Trees & the Urban Forest

Tree Ordinance Stakeholder Committee Materials

The Tree Ordinance Stakeholder Committee has been asked to make recommendations for quick changes to incentives for tree preservation, equity of tree mitigation requirements, uses of tree mitigation funds, and the economic impact of tree mitigation to the Gainesville City Commission. All Committee agenda, minutes and materials will be posted HERE.


With 50% tree canopy coverage, Gainesville is recognized nationally as a community that practices wise stewardship of the urban forest. In 2005 the University of Florida Department of Forest Resources and Conservation estimated the number of trees within the City limits at 3 million!  The benefits these trees provide include:

  • The air we breathe (oxygen generation and air quality improvement).
  • Stormwater attenuation (flood control and pollution prevention)
  • Slowing global warming (carbon sequestered in roots, trunk, branches, and leaves)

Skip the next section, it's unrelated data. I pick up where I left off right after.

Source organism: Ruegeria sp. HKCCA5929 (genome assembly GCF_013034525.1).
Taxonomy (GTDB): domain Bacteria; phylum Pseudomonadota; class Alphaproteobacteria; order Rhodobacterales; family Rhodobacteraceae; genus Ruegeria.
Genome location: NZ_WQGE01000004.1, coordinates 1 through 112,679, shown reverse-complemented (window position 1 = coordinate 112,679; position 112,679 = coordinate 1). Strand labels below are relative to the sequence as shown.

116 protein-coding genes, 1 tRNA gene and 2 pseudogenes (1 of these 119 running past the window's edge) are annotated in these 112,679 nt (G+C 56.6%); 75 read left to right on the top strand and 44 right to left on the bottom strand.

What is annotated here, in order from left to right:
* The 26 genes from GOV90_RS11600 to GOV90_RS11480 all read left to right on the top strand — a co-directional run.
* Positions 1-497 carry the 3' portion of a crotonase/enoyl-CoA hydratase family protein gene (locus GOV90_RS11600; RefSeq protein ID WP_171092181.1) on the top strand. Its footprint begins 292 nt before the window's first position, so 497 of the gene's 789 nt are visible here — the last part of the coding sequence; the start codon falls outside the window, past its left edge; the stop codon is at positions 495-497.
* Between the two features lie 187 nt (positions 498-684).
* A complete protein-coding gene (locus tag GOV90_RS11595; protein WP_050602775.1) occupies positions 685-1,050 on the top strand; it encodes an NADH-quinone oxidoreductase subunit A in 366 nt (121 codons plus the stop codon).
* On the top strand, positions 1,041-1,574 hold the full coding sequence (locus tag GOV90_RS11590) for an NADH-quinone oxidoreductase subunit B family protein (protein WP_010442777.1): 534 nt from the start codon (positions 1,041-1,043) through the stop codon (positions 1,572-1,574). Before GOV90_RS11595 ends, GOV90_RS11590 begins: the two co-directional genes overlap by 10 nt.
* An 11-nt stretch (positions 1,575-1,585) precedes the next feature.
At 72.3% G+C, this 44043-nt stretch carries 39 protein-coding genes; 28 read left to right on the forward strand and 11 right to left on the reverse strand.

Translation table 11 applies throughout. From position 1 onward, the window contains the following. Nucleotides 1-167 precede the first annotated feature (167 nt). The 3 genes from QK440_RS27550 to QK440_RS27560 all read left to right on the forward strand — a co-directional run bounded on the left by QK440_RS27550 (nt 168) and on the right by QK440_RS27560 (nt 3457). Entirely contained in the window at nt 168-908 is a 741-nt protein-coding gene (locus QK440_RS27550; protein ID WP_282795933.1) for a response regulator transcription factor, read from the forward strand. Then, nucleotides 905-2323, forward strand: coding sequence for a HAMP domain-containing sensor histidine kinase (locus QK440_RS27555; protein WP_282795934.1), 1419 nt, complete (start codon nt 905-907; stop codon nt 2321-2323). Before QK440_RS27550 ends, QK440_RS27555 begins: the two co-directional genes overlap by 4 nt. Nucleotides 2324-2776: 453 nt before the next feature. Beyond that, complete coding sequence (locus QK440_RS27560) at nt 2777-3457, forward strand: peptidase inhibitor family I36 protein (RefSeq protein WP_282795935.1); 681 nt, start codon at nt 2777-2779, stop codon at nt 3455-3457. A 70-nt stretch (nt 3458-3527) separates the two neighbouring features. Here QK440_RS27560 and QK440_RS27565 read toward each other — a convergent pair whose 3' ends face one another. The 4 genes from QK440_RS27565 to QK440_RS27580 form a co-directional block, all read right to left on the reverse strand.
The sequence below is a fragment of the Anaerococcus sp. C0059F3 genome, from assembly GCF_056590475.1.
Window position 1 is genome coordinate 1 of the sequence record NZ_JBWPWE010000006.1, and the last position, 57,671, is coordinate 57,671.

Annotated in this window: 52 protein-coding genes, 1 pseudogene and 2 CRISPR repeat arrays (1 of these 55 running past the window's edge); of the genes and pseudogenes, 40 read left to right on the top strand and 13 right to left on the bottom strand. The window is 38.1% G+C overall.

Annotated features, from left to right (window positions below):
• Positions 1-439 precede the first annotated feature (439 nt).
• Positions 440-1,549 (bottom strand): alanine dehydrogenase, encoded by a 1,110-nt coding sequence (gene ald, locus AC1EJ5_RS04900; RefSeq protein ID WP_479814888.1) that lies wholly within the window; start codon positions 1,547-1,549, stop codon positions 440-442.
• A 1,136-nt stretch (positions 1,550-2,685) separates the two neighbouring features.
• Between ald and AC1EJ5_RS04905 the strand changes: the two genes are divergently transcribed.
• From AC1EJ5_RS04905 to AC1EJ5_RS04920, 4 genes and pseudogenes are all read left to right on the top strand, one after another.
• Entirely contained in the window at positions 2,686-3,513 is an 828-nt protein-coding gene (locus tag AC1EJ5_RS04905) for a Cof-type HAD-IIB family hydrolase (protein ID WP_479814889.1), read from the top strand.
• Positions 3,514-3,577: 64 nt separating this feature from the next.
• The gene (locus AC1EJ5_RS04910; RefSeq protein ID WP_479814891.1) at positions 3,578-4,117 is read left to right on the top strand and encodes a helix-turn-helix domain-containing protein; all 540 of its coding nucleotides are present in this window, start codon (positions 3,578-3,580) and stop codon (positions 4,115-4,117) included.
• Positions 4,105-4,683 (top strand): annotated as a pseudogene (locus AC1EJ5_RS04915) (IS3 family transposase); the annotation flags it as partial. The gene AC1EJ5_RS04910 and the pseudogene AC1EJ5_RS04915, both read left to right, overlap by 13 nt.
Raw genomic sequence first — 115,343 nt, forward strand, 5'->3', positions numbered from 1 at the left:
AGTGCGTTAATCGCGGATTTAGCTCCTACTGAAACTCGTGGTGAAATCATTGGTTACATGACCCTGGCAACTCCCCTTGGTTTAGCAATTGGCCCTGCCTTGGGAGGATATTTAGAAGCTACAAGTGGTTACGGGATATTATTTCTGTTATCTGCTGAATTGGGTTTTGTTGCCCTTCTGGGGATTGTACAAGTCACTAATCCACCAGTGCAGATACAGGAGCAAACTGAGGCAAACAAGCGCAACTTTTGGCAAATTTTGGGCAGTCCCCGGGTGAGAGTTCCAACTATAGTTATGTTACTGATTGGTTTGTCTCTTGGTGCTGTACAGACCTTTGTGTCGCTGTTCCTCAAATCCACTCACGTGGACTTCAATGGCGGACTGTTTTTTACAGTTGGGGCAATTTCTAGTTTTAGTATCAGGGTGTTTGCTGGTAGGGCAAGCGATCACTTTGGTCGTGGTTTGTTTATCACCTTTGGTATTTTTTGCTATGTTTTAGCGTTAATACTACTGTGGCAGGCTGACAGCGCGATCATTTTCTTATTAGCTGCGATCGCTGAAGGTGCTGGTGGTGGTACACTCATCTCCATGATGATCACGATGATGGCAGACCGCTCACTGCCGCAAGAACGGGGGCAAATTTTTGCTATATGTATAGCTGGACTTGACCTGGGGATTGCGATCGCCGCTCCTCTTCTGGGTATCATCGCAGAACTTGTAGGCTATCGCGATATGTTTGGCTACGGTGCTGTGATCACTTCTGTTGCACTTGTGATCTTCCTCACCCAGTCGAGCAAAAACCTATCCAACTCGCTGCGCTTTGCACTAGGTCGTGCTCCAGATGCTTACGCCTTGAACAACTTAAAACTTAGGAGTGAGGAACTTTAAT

• Shading and cooling (energy conservation and lower GRU bills)
  • A quieter community (noise attenuation)
  • Remoistening the air through evapotranspiration (helps stabilize the rain cycle)
  • Wildlife habitat and aesthetic refinement
  • Protection during tropical storms (winds kept at canopy height rather than ground level)
Gainesville is a city in a forest for many reasons. On the earliest maps, the area between Wildwood and the Okeefenokee is identified as “The Great Hammock”.  Present day Gainesville is in the center of this great forest. People in Gainesville have always protected trees.  As a result, Live Oaks older than 300 years are not unusual in our community.

To maintain the urban forest, Nature Operations staff in the Department of Parks Recreation and Cultural Affairs enforce the tree protection measures in the Land Development Code. Proper pruning, right-tree, right-place planting, protection of healthy trees of sturdy species and removal of hazardous trees will assure the continuation of a safe and sustainable tree canopy for our community.

Use this link to send email about Urban Forest Management with questions about trees in parks, tree-related ordinances, planning and development impacts on trees, to request a tree removal permit, or for volunteering to provide after-care for a tree the City will provide and plant on the right-of-way in front of your home.

Street trees are maintained by the Public Works Department. Email a request for tree work to pubwrk@cityofgainesville.org.

Get ready now for a new storm season—it’s easy! Click here to learn more about trees, high winds and the City’s response to “tree emergencies.”